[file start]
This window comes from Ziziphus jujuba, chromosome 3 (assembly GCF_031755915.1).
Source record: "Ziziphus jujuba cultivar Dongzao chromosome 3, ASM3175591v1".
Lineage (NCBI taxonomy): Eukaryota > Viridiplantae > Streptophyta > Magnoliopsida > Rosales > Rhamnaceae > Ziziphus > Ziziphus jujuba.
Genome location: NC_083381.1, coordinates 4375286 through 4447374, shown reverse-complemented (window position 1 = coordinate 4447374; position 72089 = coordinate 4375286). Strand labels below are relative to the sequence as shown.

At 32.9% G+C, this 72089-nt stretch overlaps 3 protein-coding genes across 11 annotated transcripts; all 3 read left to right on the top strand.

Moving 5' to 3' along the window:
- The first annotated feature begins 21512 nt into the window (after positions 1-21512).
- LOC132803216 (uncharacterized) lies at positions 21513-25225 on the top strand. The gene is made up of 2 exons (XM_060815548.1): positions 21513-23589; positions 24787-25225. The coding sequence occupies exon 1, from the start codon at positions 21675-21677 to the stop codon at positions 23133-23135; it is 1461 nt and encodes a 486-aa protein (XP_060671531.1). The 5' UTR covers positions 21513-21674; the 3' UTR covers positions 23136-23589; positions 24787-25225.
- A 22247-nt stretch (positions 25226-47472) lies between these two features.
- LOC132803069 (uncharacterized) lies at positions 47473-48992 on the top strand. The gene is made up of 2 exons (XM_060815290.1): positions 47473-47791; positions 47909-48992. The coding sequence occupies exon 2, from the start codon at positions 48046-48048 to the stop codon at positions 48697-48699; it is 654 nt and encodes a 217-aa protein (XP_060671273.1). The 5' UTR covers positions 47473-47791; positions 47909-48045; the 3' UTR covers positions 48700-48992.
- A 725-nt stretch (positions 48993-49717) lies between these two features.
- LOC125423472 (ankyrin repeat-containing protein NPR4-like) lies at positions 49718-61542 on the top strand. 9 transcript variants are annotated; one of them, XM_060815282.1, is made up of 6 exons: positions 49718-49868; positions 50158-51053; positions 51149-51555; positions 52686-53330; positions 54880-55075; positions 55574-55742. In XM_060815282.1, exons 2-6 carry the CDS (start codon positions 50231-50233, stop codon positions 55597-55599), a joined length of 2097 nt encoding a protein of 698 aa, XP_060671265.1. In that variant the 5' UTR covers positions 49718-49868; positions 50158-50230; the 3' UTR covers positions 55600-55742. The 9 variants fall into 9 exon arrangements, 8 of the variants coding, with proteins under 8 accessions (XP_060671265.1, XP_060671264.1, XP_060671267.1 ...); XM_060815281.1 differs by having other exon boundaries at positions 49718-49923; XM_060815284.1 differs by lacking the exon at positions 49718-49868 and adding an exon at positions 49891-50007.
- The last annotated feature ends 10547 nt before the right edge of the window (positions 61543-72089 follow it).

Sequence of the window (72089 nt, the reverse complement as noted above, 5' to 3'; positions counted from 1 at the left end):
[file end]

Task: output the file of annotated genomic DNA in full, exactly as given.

This window comes from Ziziphus jujuba, chromosome 3 (assembly GCF_031755915.1).
Source record: "Ziziphus jujuba cultivar Dongzao chromosome 3, ASM3175591v1".
Lineage (NCBI taxonomy): Eukaryota > Viridiplantae > Streptophyta > Magnoliopsida > Rosales > Rhamnaceae > Ziziphus > Ziziphus jujuba.
Genome location: NC_083381.1, coordinates 4375286 through 4447374, shown reverse-complemented (window position 1 = coordinate 4447374; position 72089 = coordinate 4375286). Strand labels below are relative to the sequence as shown.

At 32.9% G+C, this 72089-nt stretch overlaps 3 protein-coding genes across 11 annotated transcripts; all 3 read left to right on the top strand.

Moving 5' to 3' along the window:
- The first annotated feature begins 21512 nt into the window (after positions 1-21512).
- LOC132803216 (uncharacterized) lies at positions 21513-25225 on the top strand. The gene is made up of 2 exons (XM_060815548.1): positions 21513-23589; positions 24787-25225. The coding sequence occupies exon 1, from the start codon at positions 21675-21677 to the stop codon at positions 23133-23135; it is 1461 nt and encodes a 486-aa protein (XP_060671531.1). The 5' UTR covers positions 21513-21674; the 3' UTR covers positions 23136-23589; positions 24787-25225.
- A 22247-nt stretch (positions 25226-47472) lies between these two features.
- LOC132803069 (uncharacterized) lies at positions 47473-48992 on the top strand. The gene is made up of 2 exons (XM_060815290.1): positions 47473-47791; positions 47909-48992. The coding sequence occupies exon 2, from the start codon at positions 48046-48048 to the stop codon at positions 48697-48699; it is 654 nt and encodes a 217-aa protein (XP_060671273.1). The 5' UTR covers positions 47473-47791; positions 47909-48045; the 3' UTR covers positions 48700-48992.
- A 725-nt stretch (positions 48993-49717) lies between these two features.
- LOC125423472 (ankyrin repeat-containing protein NPR4-like) lies at positions 49718-61542 on the top strand. 9 transcript variants are annotated; one of them, XM_060815282.1, is made up of 6 exons: positions 49718-49868; positions 50158-51053; positions 51149-51555; positions 52686-53330; positions 54880-55075; positions 55574-55742. In XM_060815282.1, exons 2-6 carry the CDS (start codon positions 50231-50233, stop codon positions 55597-55599), a joined length of 2097 nt encoding a protein of 698 aa, XP_060671265.1. In that variant the 5' UTR covers positions 49718-49868; positions 50158-50230; the 3' UTR covers positions 55600-55742. The 9 variants fall into 9 exon arrangements, 8 of the variants coding, with proteins under 8 accessions (XP_060671265.1, XP_060671264.1, XP_060671267.1 ...); XM_060815281.1 differs by having other exon boundaries at positions 49718-49923; XM_060815284.1 differs by lacking the exon at positions 49718-49868 and adding an exon at positions 49891-50007.
- The last annotated feature ends 10547 nt before the right edge of the window (positions 61543-72089 follow it).

Sequence of the window (72089 nt, the reverse complement as noted above, 5' to 3'; positions counted from 1 at the left end):